MLB.com Columnist

Bill Ladson

In opposing dugout, Harper has fan in Bonds

Marlins hitting coach and legendary slugger in awe of young Nats star

In opposing dugout, Harper has fan in Bonds

WASHINGTON -- Nationals outfielder Bryce Harper acknowledged Sunday that he idolized Barry Bonds as a kid and called him the greatest hitter on the planet because of the way he could swing the bat. Winning seven National League MVP Awards can be convincing to a youngster like Harper.

"There is nobody better than him in this game," Harper said about Bonds after collecting two doubles in Sunday's 4-2 Nationals win over the Marlins. "It's something I was able to watch when I was younger. I tried to take things from him as far as what he did with is approach. He was the greatest player when I was growing up and watching."

The respect appears to be mutual from Bonds, who is now the hitting coach with the Marlins. Bonds admired what Harper accomplished during his NL MVP season last year. Last season, for example, a lot of experts were saying that Harper put up numbers similar to what Bonds put up in the 1990s and early 2000s.

Harper is the only player in Major League Baseball history with at least 42 home runs, 124 walks and 118 runs scored at age 22 or younger, and he is the youngest player in MLB history with at least 42 home runs and 124 walks in a season. Harper put up those numbers without having any protection in the lineup.

"When you are good, you are good. You don't need anyone behind you," Bonds said about Harper. "Bryce doesn't need any one hitting behind him. If he wants to be impatient and swing at everything, it's going to make it worse on him. But he is patient. He is a great hitter who doesn't need anyone behind him."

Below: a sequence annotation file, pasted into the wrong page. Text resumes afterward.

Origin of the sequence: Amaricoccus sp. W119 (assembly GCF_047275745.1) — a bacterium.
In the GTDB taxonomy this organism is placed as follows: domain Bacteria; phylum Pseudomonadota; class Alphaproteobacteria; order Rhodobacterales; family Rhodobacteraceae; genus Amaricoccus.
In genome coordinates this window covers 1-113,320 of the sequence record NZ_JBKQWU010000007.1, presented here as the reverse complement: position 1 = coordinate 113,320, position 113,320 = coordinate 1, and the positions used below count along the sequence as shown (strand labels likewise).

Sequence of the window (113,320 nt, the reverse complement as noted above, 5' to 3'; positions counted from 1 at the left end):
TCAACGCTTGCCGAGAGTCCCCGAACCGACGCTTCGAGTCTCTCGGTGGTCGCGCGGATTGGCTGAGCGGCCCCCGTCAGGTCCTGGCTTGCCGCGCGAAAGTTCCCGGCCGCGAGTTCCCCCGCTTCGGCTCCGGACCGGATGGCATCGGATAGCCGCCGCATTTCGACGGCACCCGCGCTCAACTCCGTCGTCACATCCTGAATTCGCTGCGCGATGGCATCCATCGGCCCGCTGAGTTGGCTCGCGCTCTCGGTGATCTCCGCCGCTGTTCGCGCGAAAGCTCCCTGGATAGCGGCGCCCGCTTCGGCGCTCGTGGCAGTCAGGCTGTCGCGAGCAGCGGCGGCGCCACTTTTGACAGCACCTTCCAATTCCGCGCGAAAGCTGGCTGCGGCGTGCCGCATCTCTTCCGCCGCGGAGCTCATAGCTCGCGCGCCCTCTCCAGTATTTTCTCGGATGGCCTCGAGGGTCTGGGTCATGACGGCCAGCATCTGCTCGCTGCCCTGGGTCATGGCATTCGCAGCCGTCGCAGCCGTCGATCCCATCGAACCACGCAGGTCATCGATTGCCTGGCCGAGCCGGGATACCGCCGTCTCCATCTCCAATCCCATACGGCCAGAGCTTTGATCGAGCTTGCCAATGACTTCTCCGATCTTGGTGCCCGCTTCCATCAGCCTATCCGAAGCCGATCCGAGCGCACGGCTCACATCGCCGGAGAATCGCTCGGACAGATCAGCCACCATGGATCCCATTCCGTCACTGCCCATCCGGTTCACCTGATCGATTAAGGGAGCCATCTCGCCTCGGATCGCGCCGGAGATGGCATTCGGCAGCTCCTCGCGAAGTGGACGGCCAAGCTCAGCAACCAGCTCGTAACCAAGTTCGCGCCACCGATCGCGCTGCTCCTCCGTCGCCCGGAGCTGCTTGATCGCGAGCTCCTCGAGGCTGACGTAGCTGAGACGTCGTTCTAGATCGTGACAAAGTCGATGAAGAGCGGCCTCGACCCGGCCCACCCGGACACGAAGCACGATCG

Harper's 100th double

Bonds went so far as to call Harper "a beast," but said not to compare Harper to Bonds when it comes to longevity. Harper has to be great a few more years in order to open his eyes.

"He doesn't compare to me yet. He has a long way to go [in order to be compared] to me. He is not even close to me," Bonds said. "But he is one [heck] of a ballplayer. I watch him, I admire and I look at him and I'm in awe. You don't see it that often. For my eyes to get real big and go, 'Wow,' you have to be something special. ... It's longevity that [I have to be] over-wowed about. Short-term don't do much for me. Longevity is where it's going to be. When I see these guys -- seven, eight, 10, 12 years down the road still doing what they are doing, then you will hear the real 'wow.' Right now, I'm impressed."

Harper agrees with Bonds. Harper said he has a long way to go in order to match what Bonds accomplished during his career.

"He has seven MVPs, I don't know how many Gold Gloves. I can go on and on how good he was," Harper said. "He is somebody you looked up to [the moment he went into the batter's box]. Hopefully, I can learn some things from him as well and see what happens."

If Bonds had to give Harper advice, it would be to stay healthy. According to Bonds, Harper has already set the bar high because of what he accomplished last year.

"To repeat that every year, people are going to come out and the expectations are going to be high," Bonds said. "Do it for a long time, because it goes by fast. ... Take care of your body, manage yourself right, stay healthy. Your body is your No. 1 investment. Give these people what they want. It goes by so fast."

Bill Ladson is a reporter for MLB.com and writes an MLBlog, All Nats All the Time. He also can be found on Twitter @WashingNats. This story was not subject to the approval of Major League Baseball or its clubs.